These conditions can render a person ineligible. The only time it will not be is if the candidate has a passing academic record. He or she must have been drug-free for at least every 12 months prior to submitting the application.
Attention Deficit Hyperactivity Disorder (ADHD)
It should be noted that things have altered in terms of recruiting people with these disorders in recent years. When it comes to hiring people with certain problems, the military has been quite lenient.
Having a present or past history of illnesses with psychotic characteristics
Paranoid disorder, schizophrenia, and other forms of psychosis are examples of psychotic traits. You should be aware that these conditions will disqualify you.
So that’s all there is to it when it comes to conditions that might prevent a person from entering the Army.
What is depression, exactly?
Depression is a widespread mental condition that affects around 8% of the population. It has an impact on all elements of your life, from how you see to how you communicate and work.
Depression not only impairs people’s capacity to appreciate pleasure, but it also leads them to experience intense, unremitting grief. People lose faith in activities they used to like, retreat from everyday relationships, lose or put on weight for no identifiable reason, and suffer from a range of health issues.
Exhaustion and sluggishness are symptoms of depression. It also hinders one’s capacity to participate in anything, especially once-enjoyable pursuits (anhedonia). Even if they are sleeping much more than normal, sorrow can produce a drop in activity levels in humans.
Symptoms last at least two weeks before a depression diagnosis may be made. The following are the most prevalent adverse effects in each category:
- Extreme melancholy that occurs on a regular basis and is frequently unrelated to any obvious reason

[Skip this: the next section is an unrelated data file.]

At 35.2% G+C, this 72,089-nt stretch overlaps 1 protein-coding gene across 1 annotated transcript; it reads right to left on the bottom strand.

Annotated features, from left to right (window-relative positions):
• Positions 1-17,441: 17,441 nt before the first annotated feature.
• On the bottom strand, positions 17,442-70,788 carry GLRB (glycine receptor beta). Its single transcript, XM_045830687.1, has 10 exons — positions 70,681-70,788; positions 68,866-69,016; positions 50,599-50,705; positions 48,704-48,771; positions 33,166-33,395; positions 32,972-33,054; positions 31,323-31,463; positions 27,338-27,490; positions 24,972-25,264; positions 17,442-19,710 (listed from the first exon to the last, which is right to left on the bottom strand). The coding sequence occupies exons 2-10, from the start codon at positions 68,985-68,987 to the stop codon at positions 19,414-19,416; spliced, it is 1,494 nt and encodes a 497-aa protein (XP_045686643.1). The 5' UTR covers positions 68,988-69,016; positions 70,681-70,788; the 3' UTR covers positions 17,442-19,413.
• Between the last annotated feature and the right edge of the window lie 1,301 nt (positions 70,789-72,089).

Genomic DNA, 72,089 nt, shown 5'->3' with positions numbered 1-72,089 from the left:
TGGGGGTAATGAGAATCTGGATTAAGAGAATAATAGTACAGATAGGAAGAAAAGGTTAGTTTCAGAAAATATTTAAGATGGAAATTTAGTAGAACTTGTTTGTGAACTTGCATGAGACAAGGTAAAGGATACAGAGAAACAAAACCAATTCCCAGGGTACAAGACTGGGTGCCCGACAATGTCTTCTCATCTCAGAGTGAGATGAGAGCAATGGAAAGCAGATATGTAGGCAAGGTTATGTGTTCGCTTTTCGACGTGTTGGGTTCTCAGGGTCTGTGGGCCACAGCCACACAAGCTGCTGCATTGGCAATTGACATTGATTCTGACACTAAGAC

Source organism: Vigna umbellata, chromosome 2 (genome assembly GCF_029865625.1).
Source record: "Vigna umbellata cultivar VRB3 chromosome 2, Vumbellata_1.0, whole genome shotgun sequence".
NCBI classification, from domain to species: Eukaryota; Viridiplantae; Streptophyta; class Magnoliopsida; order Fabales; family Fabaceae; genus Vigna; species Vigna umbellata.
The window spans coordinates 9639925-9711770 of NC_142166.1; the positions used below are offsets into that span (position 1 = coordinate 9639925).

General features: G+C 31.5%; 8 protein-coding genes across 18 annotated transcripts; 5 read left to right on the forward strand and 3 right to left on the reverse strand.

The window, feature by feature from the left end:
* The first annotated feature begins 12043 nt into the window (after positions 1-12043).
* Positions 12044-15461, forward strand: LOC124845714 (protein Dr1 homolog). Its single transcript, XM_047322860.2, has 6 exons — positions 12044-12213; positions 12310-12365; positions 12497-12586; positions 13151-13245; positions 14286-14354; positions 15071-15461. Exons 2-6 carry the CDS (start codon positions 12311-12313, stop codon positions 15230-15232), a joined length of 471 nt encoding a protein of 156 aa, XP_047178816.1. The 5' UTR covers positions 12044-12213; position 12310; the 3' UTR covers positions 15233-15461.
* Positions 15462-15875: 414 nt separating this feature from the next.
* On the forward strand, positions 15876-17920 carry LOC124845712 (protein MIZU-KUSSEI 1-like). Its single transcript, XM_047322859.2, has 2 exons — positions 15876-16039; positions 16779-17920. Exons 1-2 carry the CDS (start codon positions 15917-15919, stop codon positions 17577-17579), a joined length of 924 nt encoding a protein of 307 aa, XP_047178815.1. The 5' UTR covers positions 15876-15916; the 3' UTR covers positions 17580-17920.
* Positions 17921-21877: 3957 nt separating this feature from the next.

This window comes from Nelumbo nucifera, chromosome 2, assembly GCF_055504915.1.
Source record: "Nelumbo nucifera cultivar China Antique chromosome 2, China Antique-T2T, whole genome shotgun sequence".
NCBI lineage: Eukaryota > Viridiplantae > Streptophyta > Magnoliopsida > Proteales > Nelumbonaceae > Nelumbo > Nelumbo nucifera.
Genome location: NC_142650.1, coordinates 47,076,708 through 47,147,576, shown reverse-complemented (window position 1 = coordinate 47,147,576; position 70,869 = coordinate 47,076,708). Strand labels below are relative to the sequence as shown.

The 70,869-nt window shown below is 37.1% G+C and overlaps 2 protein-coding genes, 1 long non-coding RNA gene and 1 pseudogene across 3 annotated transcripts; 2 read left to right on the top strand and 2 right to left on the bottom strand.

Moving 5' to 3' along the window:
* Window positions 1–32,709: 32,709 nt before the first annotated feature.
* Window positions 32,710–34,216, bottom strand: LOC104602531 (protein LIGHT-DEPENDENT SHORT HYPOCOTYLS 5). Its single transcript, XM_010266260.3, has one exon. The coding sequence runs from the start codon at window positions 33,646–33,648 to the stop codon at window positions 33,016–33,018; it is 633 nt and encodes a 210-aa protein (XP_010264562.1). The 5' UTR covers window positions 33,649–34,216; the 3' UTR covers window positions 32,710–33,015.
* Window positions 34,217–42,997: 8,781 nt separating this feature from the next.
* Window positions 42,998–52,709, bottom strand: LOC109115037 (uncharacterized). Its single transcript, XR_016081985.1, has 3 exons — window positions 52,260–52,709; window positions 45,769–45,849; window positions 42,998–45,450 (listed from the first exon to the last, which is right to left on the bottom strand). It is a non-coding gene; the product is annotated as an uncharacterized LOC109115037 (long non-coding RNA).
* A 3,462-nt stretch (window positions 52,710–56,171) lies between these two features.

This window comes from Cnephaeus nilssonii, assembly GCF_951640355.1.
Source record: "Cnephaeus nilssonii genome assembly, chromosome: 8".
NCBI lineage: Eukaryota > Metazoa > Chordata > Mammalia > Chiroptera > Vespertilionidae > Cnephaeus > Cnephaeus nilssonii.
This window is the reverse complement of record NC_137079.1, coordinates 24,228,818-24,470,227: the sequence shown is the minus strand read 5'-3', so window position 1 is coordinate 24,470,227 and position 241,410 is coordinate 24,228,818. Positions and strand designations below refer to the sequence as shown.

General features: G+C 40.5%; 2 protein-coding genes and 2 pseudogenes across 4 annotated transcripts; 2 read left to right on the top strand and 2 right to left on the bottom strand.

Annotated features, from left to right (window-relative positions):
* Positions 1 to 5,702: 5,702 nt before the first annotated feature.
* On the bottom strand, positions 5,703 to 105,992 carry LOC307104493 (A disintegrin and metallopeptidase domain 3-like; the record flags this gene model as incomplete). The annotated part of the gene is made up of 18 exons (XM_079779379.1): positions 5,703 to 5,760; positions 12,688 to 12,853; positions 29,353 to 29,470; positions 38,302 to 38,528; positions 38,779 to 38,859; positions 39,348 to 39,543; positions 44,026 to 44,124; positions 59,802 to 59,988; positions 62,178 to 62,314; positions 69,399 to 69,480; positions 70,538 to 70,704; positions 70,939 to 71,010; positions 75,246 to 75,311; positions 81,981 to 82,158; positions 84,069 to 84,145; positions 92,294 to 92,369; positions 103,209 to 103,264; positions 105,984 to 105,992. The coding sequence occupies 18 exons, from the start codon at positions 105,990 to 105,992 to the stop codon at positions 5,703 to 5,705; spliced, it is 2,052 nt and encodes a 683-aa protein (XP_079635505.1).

- Feelings of obligation or meaninglessness in the absence of a cause
- Interest in once-enjoyable pursuits has diminished (anhedonia)
- Feeling lonely or unable to engage in formerly enthralling hobbies or interests a sense of emptiness
- Worrying and ruminating excessively
- Anxiety levels are at an all-time high.
- Cognitive Irritability: The mental fog (muddled thinking)
- Concentration issues, difficulty to focus one’s thoughts, and a shorter attention span
- Memory problems are rather common.
- A negative frame of mind (“it’s all my fault,” “nothing else will alter, nothing will repair”).
- Suicidal thoughts
Aspects of physical and psychological health:
- Consistent energy deficits
- Slower movement, difficulty with or a reduction in the rate at which simple physiological functions are performed (psychomotor retardation)
- Disruptions in sleep Withdrawal from social interactions
Depression and its treatment
You may be able to control your symptoms with only one method of therapy, or you may discover that a mix of therapies works best for you.
Combining medical treatments with lifestyle therapies is frequent, and includes the following:
Your doctor may advise you to use the following medications:
- Inhibitors of selective serotonin reuptake (SSRIs)
- The most widely used antidepressant drugs, SSRIs, have few adverse effects. They work to alleviate depression by boosting the accessibility of the chemical serotonin in the brain.